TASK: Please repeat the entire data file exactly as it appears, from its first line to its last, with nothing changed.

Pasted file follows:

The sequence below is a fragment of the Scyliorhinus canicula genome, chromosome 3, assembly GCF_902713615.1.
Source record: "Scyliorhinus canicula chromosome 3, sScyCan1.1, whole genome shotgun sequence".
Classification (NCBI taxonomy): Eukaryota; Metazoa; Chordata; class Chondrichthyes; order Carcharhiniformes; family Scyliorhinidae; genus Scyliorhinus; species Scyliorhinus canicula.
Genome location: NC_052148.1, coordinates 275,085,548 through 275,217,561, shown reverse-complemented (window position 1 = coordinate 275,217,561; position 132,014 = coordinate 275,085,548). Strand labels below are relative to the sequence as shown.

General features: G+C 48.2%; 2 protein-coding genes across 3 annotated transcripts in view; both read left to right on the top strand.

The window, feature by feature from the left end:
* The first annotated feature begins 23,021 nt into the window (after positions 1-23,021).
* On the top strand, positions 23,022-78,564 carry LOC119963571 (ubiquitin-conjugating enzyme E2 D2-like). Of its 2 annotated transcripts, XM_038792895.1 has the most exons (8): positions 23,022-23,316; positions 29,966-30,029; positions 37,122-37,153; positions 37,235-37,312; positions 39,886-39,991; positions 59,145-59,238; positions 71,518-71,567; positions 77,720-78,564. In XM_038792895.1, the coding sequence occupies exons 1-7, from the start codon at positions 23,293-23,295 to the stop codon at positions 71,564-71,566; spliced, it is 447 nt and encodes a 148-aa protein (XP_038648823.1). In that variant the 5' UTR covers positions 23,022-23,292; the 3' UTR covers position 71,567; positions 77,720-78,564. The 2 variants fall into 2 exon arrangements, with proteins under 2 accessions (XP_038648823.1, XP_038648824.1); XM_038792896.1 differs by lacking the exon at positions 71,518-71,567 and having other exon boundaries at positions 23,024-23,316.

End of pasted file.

The sequence below is a fragment of the Scyliorhinus canicula genome, chromosome 3, assembly GCF_902713615.1.
Source record: "Scyliorhinus canicula chromosome 3, sScyCan1.1, whole genome shotgun sequence".
Classification (NCBI taxonomy): Eukaryota; Metazoa; Chordata; class Chondrichthyes; order Carcharhiniformes; family Scyliorhinidae; genus Scyliorhinus; species Scyliorhinus canicula.
Genome location: NC_052148.1, coordinates 275,085,548 through 275,217,561, shown reverse-complemented (window position 1 = coordinate 275,217,561; position 132,014 = coordinate 275,085,548). Strand labels below are relative to the sequence as shown.

General features: G+C 48.2%; 2 protein-coding genes across 3 annotated transcripts in view; both read left to right on the top strand.

The window, feature by feature from the left end:
* The first annotated feature begins 23,021 nt into the window (after positions 1-23,021).
* On the top strand, positions 23,022-78,564 carry LOC119963571 (ubiquitin-conjugating enzyme E2 D2-like). Of its 2 annotated transcripts, XM_038792895.1 has the most exons (8): positions 23,022-23,316; positions 29,966-30,029; positions 37,122-37,153; positions 37,235-37,312; positions 39,886-39,991; positions 59,145-59,238; positions 71,518-71,567; positions 77,720-78,564. In XM_038792895.1, the coding sequence occupies exons 1-7, from the start codon at positions 23,293-23,295 to the stop codon at positions 71,564-71,566; spliced, it is 447 nt and encodes a 148-aa protein (XP_038648823.1). In that variant the 5' UTR covers positions 23,022-23,292; the 3' UTR covers position 71,567; positions 77,720-78,564. The 2 variants fall into 2 exon arrangements, with proteins under 2 accessions (XP_038648823.1, XP_038648824.1); XM_038792896.1 differs by lacking the exon at positions 71,518-71,567 and having other exon boundaries at positions 23,024-23,316.